The third Test in Melbourne continued despite cases in the wider English squad
The New South Wales Government has stated that it will do its utmost to ensure that SCG’s Ashes Test continues, guaranteeing that players will not be sidelined for a week as close contacts.
Cricket Australia was able to breathe a sigh of relief on Tuesday as all players from Australia and England returned negative PCR tests to COVID-19.
It has, at least in the short term, paid off fears of a major outbreak in England’s camp after four non-playing members of their tournament club were tested positive for the virus.
But bigger questions still await Cricket Australia. There had been fears that NSW’s rules of close contact would force players into a week of isolation if they were in the vicinity of an infected person in a state that averages more than 6,000 cases a day.
In fact, it had the potential to immediately kill the test if several players were close contacts and were asked to isolate themselves for a week according to previous rules.
But NSW Health’s claims on Tuesday mean players would be treated the same way they stayed in Melbourne, and could play on if they were close contacts.
Likewise, NSW Health Minister Brad Hazzard promised that the test would be able to continue with minimal problems if a player or additional support staff got the virus.
“The SCG test is sacred, an important date in the beginning of the third year of our lives with Covid-19,” Hazzard said. “I want to assure the cricket-loving public that all players exposed to a known case of Covid-19 will only be asked to test and isolate until a negative result was received.
“If there are any issues within the teams, their support staff or families, we will work with the people involved to ensure that they are safe and that there is as little disruption to others as possible.”
Cricket Australia are also confident that they will be able to work with the Tasmanian government to ensure that the fifth Test in Hobart goes ahead.
Tasmania has had minimal cases of the virus, and the threat of players and TV stations becoming close contacts in Sydney could be a problem.
But Tasmania’s willingness to host their first Ashes Test is key after the state government helped fund a bid with big money to secure the match.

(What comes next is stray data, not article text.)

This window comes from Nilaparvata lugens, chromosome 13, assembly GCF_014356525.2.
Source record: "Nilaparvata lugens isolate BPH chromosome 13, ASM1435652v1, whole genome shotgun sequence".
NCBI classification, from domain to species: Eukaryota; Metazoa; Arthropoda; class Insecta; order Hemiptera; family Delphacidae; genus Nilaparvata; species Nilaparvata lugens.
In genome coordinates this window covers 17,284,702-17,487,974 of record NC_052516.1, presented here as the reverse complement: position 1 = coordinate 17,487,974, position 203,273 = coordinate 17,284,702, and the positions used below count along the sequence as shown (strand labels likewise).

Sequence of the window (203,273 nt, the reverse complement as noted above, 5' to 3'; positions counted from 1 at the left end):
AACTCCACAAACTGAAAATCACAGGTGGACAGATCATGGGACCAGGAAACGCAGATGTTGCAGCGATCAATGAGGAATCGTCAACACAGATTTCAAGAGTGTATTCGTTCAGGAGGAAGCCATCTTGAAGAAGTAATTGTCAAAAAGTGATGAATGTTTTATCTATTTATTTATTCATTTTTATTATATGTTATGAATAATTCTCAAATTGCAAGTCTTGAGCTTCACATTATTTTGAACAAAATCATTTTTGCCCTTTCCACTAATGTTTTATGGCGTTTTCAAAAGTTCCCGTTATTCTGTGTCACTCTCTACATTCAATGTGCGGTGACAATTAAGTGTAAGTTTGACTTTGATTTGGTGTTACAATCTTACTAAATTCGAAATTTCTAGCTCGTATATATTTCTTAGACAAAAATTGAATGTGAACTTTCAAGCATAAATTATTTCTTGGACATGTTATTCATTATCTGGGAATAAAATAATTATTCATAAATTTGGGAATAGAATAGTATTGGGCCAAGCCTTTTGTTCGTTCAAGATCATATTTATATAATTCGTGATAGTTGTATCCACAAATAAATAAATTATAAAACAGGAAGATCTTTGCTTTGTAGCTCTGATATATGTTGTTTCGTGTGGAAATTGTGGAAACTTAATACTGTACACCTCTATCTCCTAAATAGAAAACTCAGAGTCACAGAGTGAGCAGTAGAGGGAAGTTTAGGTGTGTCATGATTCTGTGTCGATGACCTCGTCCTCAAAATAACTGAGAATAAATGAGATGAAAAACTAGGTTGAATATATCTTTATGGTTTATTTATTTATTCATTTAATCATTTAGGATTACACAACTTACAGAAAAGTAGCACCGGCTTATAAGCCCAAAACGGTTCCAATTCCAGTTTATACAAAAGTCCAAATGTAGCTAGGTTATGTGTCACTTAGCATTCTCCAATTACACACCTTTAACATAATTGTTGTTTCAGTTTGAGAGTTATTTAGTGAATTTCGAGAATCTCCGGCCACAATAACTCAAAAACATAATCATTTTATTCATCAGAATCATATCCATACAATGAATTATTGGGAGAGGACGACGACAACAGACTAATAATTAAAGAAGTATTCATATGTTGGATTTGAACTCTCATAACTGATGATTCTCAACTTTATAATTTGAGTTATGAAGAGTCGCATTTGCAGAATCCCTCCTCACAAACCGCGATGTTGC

Meanwhile, the incubation period for Covid-19 means officials still have a nervous wait ahead in the coming days to ensure the virus does not spread further in England’s camp.
No players had reported any symptoms before their PCR test on Monday night and the game could start uninterrupted on day three in Melbourne.
“Players from the Australian and English teams had all PCR Covid-19 tests after games yesterday and all results have come back negative,” Cricket Australia said in a statement.
“The families of both sets of players also had PCR tests yesterday and all returned a negative test. The English team’s support staff and their family members who tested positive after PCR tests yesterday are in isolation.”
Australia have so far managed to get almost every match played at home since the start of Covid-19 through its protocols.
Only one test has been postponed – against Afghanistan last summer. A one-day series against New Zealand was also canceled when the pandemic first appeared in the middle of the series.
Otherwise, the BBL, WBBL and women’s international matches have survived unscathed, with the public able to attend all major events, but the first closed sporting event in Australia with an ODI against New Zealand in March 2020.
“We’ve seen through the last 18 months [we can get games on]”said CA boss Nick Hockley.” I must say I am so proud of the work of everyone involved, especially thanks to the players, but also the governments and health departments across the country. We have to learn to live with this. “